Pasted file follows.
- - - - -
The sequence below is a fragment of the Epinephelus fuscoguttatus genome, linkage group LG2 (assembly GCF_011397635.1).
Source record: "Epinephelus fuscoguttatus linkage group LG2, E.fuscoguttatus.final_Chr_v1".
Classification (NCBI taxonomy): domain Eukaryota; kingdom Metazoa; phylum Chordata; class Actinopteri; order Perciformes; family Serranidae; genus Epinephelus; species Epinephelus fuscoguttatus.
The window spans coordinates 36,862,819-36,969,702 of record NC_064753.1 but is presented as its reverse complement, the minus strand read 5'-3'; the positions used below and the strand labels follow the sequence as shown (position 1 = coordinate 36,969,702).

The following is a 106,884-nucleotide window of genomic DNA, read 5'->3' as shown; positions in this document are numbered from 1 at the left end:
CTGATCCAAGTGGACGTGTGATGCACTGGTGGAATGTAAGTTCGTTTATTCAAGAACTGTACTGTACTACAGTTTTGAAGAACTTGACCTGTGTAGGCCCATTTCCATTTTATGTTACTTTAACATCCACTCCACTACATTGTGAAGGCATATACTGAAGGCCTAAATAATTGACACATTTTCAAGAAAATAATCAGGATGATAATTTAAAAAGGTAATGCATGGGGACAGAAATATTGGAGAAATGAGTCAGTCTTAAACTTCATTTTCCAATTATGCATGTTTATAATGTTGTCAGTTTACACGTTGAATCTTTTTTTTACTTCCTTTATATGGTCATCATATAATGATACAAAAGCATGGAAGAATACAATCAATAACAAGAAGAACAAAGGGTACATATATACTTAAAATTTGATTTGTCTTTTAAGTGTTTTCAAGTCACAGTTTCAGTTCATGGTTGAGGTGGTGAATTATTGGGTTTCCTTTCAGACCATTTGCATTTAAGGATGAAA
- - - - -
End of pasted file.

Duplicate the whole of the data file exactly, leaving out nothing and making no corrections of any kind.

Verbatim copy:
The sequence below is a fragment of the Epinephelus fuscoguttatus genome, linkage group LG2 (assembly GCF_011397635.1).
Source record: "Epinephelus fuscoguttatus linkage group LG2, E.fuscoguttatus.final_Chr_v1".
Classification (NCBI taxonomy): domain Eukaryota; kingdom Metazoa; phylum Chordata; class Actinopteri; order Perciformes; family Serranidae; genus Epinephelus; species Epinephelus fuscoguttatus.
The window spans coordinates 36,862,819-36,969,702 of record NC_064753.1 but is presented as its reverse complement, the minus strand read 5'-3'; the positions used below and the strand labels follow the sequence as shown (position 1 = coordinate 36,969,702).

The following is a 106,884-nucleotide window of genomic DNA, read 5'->3' as shown; positions in this document are numbered from 1 at the left end:
CTGATCCAAGTGGACGTGTGATGCACTGGTGGAATGTAAGTTCGTTTATTCAAGAACTGTACTGTACTACAGTTTTGAAGAACTTGACCTGTGTAGGCCCATTTCCATTTTATGTTACTTTAACATCCACTCCACTACATTGTGAAGGCATATACTGAAGGCCTAAATAATTGACACATTTTCAAGAAAATAATCAGGATGATAATTTAAAAAGGTAATGCATGGGGACAGAAATATTGGAGAAATGAGTCAGTCTTAAACTTCATTTTCCAATTATGCATGTTTATAATGTTGTCAGTTTACACGTTGAATCTTTTTTTTACTTCCTTTATATGGTCATCATATAATGATACAAAAGCATGGAAGAATACAATCAATAACAAGAAGAACAAAGGGTACATATATACTTAAAATTTGATTTGTCTTTTAAGTGTTTTCAAGTCACAGTTTCAGTTCATGGTTGAGGTGGTGAATTATTGGGTTTCCTTTCAGACCATTTGCATTTAAGGATGAAA